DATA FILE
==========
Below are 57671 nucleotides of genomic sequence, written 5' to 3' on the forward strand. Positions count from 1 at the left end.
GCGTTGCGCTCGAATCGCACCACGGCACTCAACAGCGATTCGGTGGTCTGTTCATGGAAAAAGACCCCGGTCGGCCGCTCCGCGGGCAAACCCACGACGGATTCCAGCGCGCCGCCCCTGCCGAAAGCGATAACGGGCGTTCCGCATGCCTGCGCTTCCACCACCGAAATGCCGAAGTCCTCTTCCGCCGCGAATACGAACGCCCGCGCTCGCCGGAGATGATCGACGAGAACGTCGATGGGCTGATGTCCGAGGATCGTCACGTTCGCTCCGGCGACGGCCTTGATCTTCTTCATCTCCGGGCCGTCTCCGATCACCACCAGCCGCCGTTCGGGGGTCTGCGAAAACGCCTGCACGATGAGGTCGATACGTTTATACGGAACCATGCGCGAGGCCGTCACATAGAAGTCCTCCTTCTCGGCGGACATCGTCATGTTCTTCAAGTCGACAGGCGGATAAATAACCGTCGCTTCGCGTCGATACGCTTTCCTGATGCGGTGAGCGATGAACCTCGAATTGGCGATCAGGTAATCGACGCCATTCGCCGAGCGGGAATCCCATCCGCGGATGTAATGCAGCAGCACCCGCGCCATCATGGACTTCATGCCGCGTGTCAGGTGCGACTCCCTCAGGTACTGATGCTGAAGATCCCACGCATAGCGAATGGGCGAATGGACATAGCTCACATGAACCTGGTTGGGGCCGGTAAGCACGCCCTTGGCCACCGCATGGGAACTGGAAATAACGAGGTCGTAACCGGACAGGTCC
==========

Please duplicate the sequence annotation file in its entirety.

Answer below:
Below are 57671 nucleotides of genomic sequence, written 5' to 3' on the forward strand. Positions count from 1 at the left end.
GCGTTGCGCTCGAATCGCACCACGGCACTCAACAGCGATTCGGTGGTCTGTTCATGGAAAAAGACCCCGGTCGGCCGCTCCGCGGGCAAACCCACGACGGATTCCAGCGCGCCGCCCCTGCCGAAAGCGATAACGGGCGTTCCGCATGCCTGCGCTTCCACCACCGAAATGCCGAAGTCCTCTTCCGCCGCGAATACGAACGCCCGCGCTCGCCGGAGATGATCGACGAGAACGTCGATGGGCTGATGTCCGAGGATCGTCACGTTCGCTCCGGCGACGGCCTTGATCTTCTTCATCTCCGGGCCGTCTCCGATCACCACCAGCCGCCGTTCGGGGGTCTGCGAAAACGCCTGCACGATGAGGTCGATACGTTTATACGGAACCATGCGCGAGGCCGTCACATAGAAGTCCTCCTTCTCGGCGGACATCGTCATGTTCTTCAAGTCGACAGGCGGATAAATAACCGTCGCTTCGCGTCGATACGCTTTCCTGATGCGGTGAGCGATGAACCTCGAATTGGCGATCAGGTAATCGACGCCATTCGCCGAGCGGGAATCCCATCCGCGGATGTAATGCAGCAGCACCCGCGCCATCATGGACTTCATGCCGCGTGTCAGGTGCGACTCCCTCAGGTACTGATGCTGAAGATCCCACGCATAGCGAATGGGCGAATGGACATAGCTCACATGAACCTGGTTGGGGCCGGTAAGCACGCCCTTGGCCACCGCATGGGAACTGGAAATAACGAGGTCGTAACCGGACAGGTCC